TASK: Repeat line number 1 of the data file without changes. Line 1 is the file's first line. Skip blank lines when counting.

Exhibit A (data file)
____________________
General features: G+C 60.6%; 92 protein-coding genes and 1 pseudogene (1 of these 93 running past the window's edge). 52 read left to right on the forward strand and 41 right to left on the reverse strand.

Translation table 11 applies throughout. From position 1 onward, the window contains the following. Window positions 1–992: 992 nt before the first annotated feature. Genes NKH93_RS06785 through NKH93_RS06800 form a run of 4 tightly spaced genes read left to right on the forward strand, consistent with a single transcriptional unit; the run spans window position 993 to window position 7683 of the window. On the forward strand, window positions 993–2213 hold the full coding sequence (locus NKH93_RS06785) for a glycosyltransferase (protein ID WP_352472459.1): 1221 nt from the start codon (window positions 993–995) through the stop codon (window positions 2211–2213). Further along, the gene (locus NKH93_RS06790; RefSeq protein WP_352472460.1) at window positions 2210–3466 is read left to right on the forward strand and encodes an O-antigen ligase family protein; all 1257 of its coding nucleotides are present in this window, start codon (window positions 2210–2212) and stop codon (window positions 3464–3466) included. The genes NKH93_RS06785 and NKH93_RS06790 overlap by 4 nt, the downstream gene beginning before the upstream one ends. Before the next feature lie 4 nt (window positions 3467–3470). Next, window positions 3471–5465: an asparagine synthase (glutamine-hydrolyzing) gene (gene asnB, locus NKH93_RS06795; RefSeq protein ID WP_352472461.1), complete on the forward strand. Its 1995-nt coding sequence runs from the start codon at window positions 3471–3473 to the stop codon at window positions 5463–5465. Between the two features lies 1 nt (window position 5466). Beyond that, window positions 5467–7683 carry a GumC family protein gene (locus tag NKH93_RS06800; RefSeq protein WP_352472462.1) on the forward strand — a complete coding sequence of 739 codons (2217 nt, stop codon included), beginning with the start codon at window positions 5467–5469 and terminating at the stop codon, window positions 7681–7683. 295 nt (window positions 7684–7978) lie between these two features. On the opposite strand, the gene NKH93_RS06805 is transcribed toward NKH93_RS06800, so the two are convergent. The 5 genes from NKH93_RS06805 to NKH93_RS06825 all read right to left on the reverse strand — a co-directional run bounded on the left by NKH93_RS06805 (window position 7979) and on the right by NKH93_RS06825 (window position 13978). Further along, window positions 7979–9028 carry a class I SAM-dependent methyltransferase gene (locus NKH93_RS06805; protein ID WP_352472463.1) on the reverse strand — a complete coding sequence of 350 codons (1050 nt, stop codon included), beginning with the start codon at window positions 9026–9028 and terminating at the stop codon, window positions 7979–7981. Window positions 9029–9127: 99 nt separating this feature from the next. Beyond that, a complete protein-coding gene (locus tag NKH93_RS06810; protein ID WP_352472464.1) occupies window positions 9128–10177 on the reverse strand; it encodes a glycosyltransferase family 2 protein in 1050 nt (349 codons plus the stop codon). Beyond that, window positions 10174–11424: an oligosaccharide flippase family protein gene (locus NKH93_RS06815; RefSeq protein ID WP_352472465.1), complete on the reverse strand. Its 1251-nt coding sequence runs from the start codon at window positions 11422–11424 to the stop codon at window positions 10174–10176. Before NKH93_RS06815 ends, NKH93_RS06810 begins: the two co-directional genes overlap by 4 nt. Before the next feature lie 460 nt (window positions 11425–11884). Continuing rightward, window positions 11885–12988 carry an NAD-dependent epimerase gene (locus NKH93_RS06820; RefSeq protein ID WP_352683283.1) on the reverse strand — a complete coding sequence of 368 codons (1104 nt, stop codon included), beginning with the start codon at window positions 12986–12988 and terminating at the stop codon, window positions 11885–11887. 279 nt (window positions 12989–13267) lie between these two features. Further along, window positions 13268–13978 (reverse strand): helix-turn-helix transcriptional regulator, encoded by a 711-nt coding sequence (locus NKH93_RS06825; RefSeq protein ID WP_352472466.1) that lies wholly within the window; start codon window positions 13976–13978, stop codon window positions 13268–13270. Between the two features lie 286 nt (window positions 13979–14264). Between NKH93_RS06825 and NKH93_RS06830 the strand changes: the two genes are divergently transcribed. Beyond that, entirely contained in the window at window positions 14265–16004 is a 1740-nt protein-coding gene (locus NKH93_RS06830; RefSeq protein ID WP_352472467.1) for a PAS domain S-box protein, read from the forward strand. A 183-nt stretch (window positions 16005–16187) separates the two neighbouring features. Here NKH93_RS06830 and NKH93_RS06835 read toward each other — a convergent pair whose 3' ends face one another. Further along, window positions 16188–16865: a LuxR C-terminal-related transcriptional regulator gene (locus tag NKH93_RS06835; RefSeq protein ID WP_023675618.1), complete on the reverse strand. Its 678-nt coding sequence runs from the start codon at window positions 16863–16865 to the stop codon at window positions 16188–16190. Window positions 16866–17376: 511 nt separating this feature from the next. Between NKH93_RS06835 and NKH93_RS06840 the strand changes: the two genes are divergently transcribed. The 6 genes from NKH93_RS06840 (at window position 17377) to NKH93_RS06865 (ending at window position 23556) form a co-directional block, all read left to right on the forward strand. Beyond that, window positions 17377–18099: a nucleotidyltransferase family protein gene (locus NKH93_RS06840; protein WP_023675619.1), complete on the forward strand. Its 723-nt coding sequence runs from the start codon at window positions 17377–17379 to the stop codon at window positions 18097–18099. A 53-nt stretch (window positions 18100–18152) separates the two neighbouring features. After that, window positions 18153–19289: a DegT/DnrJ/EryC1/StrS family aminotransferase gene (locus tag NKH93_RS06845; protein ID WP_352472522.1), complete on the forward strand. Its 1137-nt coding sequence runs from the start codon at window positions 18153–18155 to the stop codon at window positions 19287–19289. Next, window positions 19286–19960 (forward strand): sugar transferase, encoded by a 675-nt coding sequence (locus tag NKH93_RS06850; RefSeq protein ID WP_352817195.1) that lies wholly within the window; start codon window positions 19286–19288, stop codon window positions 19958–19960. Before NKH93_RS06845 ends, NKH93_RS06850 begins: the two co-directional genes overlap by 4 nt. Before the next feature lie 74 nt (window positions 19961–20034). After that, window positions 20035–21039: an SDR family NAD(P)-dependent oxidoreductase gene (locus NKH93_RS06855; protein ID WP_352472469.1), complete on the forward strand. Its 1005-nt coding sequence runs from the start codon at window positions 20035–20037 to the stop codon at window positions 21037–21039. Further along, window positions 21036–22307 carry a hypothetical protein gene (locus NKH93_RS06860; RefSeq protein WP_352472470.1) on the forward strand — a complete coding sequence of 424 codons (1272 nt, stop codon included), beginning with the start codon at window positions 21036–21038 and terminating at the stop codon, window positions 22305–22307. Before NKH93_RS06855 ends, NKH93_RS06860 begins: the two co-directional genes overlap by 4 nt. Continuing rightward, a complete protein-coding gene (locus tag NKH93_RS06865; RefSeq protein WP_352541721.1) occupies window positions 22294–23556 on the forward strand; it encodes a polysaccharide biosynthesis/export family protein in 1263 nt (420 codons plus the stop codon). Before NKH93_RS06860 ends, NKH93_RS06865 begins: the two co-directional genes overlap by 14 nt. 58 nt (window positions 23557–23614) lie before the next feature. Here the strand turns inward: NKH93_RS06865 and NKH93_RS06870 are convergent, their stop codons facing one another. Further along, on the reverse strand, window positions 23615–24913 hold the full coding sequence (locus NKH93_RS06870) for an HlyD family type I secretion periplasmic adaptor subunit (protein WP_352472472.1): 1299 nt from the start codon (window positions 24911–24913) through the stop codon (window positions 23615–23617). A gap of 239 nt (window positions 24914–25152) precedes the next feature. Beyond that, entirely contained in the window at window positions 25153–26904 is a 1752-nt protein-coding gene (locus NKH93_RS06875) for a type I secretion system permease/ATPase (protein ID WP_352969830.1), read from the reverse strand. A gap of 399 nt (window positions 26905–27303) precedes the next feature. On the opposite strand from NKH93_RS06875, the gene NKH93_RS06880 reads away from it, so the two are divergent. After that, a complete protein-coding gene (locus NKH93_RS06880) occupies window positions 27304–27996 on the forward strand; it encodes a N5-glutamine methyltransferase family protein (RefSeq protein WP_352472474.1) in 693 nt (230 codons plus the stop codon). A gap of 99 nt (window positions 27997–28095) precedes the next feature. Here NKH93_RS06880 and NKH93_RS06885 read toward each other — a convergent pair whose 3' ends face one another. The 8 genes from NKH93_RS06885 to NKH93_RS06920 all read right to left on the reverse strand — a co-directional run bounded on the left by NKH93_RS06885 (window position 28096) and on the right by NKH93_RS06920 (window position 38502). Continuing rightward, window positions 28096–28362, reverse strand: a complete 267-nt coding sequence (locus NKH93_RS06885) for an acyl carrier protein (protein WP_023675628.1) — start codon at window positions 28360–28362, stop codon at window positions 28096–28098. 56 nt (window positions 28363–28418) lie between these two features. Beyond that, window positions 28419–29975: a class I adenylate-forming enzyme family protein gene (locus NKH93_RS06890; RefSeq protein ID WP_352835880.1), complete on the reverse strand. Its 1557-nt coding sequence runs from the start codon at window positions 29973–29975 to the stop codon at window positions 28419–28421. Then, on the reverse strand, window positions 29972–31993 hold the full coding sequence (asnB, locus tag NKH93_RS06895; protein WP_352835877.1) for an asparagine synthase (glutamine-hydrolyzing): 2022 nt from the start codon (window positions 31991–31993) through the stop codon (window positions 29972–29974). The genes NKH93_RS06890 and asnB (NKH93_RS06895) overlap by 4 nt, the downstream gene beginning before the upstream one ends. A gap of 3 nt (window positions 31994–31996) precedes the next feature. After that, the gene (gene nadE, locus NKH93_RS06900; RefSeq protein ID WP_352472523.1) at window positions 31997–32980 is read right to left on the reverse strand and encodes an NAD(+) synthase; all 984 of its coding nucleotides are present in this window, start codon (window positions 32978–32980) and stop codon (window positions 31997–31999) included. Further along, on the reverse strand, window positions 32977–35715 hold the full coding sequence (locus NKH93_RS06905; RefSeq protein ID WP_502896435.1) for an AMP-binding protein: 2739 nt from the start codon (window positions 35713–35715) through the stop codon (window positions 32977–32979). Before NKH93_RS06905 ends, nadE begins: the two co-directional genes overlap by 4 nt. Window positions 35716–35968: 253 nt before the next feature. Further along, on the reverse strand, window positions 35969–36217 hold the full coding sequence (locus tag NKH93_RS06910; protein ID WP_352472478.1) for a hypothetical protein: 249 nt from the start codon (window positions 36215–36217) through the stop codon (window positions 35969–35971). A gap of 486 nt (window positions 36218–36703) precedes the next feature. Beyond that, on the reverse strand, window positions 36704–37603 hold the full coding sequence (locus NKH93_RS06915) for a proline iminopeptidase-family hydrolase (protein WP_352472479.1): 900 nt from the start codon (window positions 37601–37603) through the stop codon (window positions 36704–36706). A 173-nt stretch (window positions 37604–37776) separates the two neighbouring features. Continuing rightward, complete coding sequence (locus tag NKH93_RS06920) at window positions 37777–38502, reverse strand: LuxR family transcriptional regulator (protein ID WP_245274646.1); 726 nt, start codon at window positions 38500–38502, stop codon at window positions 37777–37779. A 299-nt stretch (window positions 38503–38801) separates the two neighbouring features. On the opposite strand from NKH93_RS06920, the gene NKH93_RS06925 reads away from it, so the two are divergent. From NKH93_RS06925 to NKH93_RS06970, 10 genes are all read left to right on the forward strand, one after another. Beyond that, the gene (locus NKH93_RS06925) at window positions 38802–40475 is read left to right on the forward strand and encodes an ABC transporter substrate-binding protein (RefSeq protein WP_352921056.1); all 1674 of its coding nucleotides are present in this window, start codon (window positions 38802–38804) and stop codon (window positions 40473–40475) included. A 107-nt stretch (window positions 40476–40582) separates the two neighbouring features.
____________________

General features: G+C 60.6%; 92 protein-coding genes and 1 pseudogene (1 of these 93 running past the window's edge). 52 read left to right on the forward strand and 41 right to left on the reverse strand.